Opinion - SDGs and technology
24th October – United Nations Daysudha sridevi
Sustainable Development Goals (SDGs) give a nation and its citizens a vision towards their country’s development.
The SDGs designed by the UNITED NATIONS DEVELOPMENT PROGRAMME (UNDP) to be achieved by 2030 are interconnected network of achievements. The interconnections can be shown as
The countries of the world can be categorised more specifically based on technology as technologically backward, adapting and technologically advanced countries. This digital divide among the nations is becoming large and the focus is on prioritizing the SDGs based on the status of country or region has become the major focus in its report of 2017.
Goals like ‘quality education’ have diverse focus on the three types of digitally varied regions mentioned above. Technologically backward countries, the focus is on bringing children to classrooms and providing quality teachers, in case of adapting countries the focus is on sustaining performance and quality of education and in technologically advanced countries the focus is on controlling drop outs, creating interest and developing skills among its students.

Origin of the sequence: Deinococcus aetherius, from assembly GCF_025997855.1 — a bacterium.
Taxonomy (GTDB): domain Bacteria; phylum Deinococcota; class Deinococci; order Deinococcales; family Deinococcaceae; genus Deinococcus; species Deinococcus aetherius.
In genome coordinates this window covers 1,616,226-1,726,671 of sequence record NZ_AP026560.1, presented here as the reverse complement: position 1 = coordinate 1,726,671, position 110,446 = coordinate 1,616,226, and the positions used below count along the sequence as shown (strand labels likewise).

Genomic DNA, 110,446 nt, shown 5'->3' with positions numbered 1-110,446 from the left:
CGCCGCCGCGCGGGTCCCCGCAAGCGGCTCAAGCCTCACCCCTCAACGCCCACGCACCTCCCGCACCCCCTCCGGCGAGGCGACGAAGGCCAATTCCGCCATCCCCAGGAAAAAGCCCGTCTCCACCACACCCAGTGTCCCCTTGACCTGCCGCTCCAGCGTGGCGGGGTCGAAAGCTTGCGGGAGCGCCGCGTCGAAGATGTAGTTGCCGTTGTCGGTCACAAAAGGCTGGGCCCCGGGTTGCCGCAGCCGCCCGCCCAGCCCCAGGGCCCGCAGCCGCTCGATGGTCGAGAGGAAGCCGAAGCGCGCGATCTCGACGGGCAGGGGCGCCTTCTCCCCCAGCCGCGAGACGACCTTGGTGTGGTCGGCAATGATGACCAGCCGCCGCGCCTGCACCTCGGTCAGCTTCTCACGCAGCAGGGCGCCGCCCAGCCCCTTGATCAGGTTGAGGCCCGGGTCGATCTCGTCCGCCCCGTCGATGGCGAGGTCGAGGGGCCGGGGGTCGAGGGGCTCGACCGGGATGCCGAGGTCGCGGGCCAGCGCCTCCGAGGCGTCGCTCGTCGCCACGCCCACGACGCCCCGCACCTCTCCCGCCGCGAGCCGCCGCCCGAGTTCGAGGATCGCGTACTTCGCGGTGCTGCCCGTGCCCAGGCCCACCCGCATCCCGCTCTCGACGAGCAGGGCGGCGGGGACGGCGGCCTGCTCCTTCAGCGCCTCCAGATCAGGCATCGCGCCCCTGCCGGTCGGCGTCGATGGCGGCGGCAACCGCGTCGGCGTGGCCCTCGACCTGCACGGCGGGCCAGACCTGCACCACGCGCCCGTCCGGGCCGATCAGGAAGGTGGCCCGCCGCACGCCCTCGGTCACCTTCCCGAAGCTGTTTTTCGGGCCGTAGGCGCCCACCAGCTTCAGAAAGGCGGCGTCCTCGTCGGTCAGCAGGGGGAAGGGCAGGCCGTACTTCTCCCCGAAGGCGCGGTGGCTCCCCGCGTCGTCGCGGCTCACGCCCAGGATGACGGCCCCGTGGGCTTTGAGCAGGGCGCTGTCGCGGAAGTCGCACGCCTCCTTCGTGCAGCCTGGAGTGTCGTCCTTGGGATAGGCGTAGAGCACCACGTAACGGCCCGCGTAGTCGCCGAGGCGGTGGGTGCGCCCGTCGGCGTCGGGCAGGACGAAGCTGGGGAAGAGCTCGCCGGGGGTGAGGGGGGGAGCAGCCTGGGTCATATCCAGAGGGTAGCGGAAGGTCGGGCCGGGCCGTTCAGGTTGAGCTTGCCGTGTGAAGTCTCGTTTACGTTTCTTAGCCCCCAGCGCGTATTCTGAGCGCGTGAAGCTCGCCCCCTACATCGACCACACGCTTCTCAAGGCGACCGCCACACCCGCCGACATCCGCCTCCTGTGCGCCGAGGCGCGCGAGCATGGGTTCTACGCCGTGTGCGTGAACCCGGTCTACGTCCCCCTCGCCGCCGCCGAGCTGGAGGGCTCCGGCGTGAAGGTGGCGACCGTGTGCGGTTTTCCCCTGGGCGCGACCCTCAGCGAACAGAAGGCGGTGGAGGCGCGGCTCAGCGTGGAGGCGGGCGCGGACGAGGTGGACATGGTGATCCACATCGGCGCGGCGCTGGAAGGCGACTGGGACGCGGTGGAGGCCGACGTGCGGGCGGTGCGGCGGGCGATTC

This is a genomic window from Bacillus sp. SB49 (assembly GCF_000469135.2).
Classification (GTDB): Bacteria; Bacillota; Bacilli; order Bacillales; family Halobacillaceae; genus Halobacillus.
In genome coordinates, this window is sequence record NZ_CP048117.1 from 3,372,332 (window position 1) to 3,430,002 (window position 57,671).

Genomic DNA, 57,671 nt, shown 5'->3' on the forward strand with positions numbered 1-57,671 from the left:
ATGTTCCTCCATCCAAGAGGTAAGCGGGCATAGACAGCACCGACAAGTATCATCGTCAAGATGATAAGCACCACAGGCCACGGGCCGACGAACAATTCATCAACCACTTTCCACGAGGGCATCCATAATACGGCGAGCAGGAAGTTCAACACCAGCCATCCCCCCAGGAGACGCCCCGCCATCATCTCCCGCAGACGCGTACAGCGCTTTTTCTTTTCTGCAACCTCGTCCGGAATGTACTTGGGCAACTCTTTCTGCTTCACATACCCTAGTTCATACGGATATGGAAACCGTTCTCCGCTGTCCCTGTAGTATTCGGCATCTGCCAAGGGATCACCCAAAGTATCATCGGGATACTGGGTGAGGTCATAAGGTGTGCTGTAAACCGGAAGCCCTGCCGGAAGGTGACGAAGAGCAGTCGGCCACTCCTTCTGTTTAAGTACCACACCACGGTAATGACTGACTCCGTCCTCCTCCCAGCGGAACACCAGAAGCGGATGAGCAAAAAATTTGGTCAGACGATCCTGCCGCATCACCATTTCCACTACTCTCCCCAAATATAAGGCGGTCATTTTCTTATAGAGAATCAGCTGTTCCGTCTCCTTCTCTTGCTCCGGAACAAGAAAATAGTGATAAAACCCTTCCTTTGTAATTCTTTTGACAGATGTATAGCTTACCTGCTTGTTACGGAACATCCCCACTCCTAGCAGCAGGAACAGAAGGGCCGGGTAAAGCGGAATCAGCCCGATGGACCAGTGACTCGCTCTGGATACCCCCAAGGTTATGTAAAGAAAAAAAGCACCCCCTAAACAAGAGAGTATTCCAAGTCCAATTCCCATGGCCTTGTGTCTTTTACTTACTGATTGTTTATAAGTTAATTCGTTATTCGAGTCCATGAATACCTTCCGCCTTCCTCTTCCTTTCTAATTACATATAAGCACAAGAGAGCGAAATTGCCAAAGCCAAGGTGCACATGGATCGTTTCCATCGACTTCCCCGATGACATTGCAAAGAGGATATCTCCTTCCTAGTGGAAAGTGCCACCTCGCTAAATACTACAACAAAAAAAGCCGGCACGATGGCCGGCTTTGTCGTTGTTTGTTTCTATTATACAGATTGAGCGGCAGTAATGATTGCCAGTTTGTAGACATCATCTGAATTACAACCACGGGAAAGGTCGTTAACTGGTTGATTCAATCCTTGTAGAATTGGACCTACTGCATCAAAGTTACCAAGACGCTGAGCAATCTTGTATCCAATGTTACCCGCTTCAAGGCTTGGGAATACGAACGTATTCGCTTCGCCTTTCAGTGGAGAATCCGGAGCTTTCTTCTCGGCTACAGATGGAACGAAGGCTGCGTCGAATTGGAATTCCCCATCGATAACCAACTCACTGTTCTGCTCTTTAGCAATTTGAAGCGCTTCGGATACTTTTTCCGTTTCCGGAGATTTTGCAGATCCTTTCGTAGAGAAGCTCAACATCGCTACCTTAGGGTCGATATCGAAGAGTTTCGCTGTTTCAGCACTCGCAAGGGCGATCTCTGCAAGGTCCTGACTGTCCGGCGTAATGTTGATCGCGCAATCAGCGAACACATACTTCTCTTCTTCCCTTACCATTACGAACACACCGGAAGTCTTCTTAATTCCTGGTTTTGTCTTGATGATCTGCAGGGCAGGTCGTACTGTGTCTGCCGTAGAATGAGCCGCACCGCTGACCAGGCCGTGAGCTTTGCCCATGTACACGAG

Similarly, ‘Good health and well-being’ is another goal which take different meanings based on the country where it is applicable and most often the goal is related to lack of education or ignorance of educated individuals.
Technology to some extent has penetrated to all segments of the society. It may be in the form of television or tablets or mobiles. Achieving ‘Quality education, good health and well-being and gender equality’ are some of the goals which can be achieved through incorporation of technology. Technology provides both source of learning and awareness of various factors relating to the issue at hand.
Focussing on education through Open Educational Resources (OERs) available as podcasts, YouTube videos, webinars and apps for mobiles are some methods to overcome the learning stagnation in the backward countries. Case studies, struggle for survival and mode of living can be a lesson for the advanced countries to develop empathy. This in turn, will help develop ‘Equity’ among the global citizens. Knowledge about regions, awareness about feelings and understanding livelihood can help us build a better world.
Sharing resources, responsible utility of resources, concern for humans and animals will help develop a world full of responsible, literate and coexisting people. An example for this is ‘The 33 ideas that can change the world’ - related to technology involvement in Sustainable Development.
‘ORDERLINESS’ needs time and energy. Advanced nations need to take up the responsibility to bring up backward regions to attain SUSTAINABILITY. ‘2030’ is not far but the 17 SDGs are.